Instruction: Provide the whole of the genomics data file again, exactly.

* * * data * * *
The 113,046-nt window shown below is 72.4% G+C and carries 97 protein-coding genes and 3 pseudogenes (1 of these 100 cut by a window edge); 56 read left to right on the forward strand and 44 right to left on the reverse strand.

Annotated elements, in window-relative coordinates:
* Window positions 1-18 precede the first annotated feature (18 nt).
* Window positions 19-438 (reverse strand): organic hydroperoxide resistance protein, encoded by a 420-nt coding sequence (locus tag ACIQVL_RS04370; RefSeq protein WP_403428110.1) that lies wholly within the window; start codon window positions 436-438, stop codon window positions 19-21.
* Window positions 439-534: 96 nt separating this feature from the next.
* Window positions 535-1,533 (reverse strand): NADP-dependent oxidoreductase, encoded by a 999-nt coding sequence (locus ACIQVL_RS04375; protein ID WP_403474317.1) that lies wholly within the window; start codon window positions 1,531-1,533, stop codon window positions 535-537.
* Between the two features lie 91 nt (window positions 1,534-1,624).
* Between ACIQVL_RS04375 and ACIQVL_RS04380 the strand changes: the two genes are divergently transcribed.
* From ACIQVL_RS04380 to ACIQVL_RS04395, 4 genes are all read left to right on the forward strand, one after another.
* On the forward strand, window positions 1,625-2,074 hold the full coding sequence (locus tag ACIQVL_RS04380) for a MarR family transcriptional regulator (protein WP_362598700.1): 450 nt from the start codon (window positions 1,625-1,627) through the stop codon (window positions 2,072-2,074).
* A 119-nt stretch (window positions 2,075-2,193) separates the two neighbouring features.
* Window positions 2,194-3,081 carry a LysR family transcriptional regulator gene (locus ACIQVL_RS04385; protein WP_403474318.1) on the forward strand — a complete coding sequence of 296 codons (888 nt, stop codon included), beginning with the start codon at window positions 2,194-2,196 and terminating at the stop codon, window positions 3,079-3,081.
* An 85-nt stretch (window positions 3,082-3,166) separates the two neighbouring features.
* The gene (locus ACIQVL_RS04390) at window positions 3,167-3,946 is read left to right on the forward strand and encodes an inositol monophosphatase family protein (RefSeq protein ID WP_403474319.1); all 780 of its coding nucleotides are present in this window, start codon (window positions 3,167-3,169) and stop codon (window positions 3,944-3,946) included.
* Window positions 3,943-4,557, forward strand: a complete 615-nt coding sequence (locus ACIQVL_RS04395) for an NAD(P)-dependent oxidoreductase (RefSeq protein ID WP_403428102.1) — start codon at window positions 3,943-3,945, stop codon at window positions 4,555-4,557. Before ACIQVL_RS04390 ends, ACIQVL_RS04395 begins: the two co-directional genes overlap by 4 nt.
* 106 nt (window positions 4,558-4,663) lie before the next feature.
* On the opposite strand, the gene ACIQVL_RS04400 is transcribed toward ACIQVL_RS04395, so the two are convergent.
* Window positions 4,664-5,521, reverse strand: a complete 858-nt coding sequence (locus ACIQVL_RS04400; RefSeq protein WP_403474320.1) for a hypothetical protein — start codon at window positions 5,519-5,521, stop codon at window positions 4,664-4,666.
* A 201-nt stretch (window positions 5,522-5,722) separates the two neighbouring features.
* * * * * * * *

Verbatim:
The 113,046-nt window shown below is 72.4% G+C and carries 97 protein-coding genes and 3 pseudogenes (1 of these 100 cut by a window edge); 56 read left to right on the forward strand and 44 right to left on the reverse strand.

Annotated elements, in window-relative coordinates:
* Window positions 1-18 precede the first annotated feature (18 nt).
* Window positions 19-438 (reverse strand): organic hydroperoxide resistance protein, encoded by a 420-nt coding sequence (locus tag ACIQVL_RS04370; RefSeq protein WP_403428110.1) that lies wholly within the window; start codon window positions 436-438, stop codon window positions 19-21.
* Window positions 439-534: 96 nt separating this feature from the next.
* Window positions 535-1,533 (reverse strand): NADP-dependent oxidoreductase, encoded by a 999-nt coding sequence (locus ACIQVL_RS04375; protein ID WP_403474317.1) that lies wholly within the window; start codon window positions 1,531-1,533, stop codon window positions 535-537.
* Between the two features lie 91 nt (window positions 1,534-1,624).
* Between ACIQVL_RS04375 and ACIQVL_RS04380 the strand changes: the two genes are divergently transcribed.
* From ACIQVL_RS04380 to ACIQVL_RS04395, 4 genes are all read left to right on the forward strand, one after another.
* On the forward strand, window positions 1,625-2,074 hold the full coding sequence (locus tag ACIQVL_RS04380) for a MarR family transcriptional regulator (protein WP_362598700.1): 450 nt from the start codon (window positions 1,625-1,627) through the stop codon (window positions 2,072-2,074).
* A 119-nt stretch (window positions 2,075-2,193) separates the two neighbouring features.
* Window positions 2,194-3,081 carry a LysR family transcriptional regulator gene (locus ACIQVL_RS04385; protein WP_403474318.1) on the forward strand — a complete coding sequence of 296 codons (888 nt, stop codon included), beginning with the start codon at window positions 2,194-2,196 and terminating at the stop codon, window positions 3,079-3,081.
* An 85-nt stretch (window positions 3,082-3,166) separates the two neighbouring features.
* The gene (locus ACIQVL_RS04390) at window positions 3,167-3,946 is read left to right on the forward strand and encodes an inositol monophosphatase family protein (RefSeq protein ID WP_403474319.1); all 780 of its coding nucleotides are present in this window, start codon (window positions 3,167-3,169) and stop codon (window positions 3,944-3,946) included.
* Window positions 3,943-4,557, forward strand: a complete 615-nt coding sequence (locus ACIQVL_RS04395) for an NAD(P)-dependent oxidoreductase (RefSeq protein ID WP_403428102.1) — start codon at window positions 3,943-3,945, stop codon at window positions 4,555-4,557. Before ACIQVL_RS04390 ends, ACIQVL_RS04395 begins: the two co-directional genes overlap by 4 nt.
* 106 nt (window positions 4,558-4,663) lie before the next feature.
* On the opposite strand, the gene ACIQVL_RS04400 is transcribed toward ACIQVL_RS04395, so the two are convergent.
* Window positions 4,664-5,521, reverse strand: a complete 858-nt coding sequence (locus ACIQVL_RS04400; RefSeq protein WP_403474320.1) for a hypothetical protein — start codon at window positions 5,519-5,521, stop codon at window positions 4,664-4,666.
* A 201-nt stretch (window positions 5,522-5,722) separates the two neighbouring features.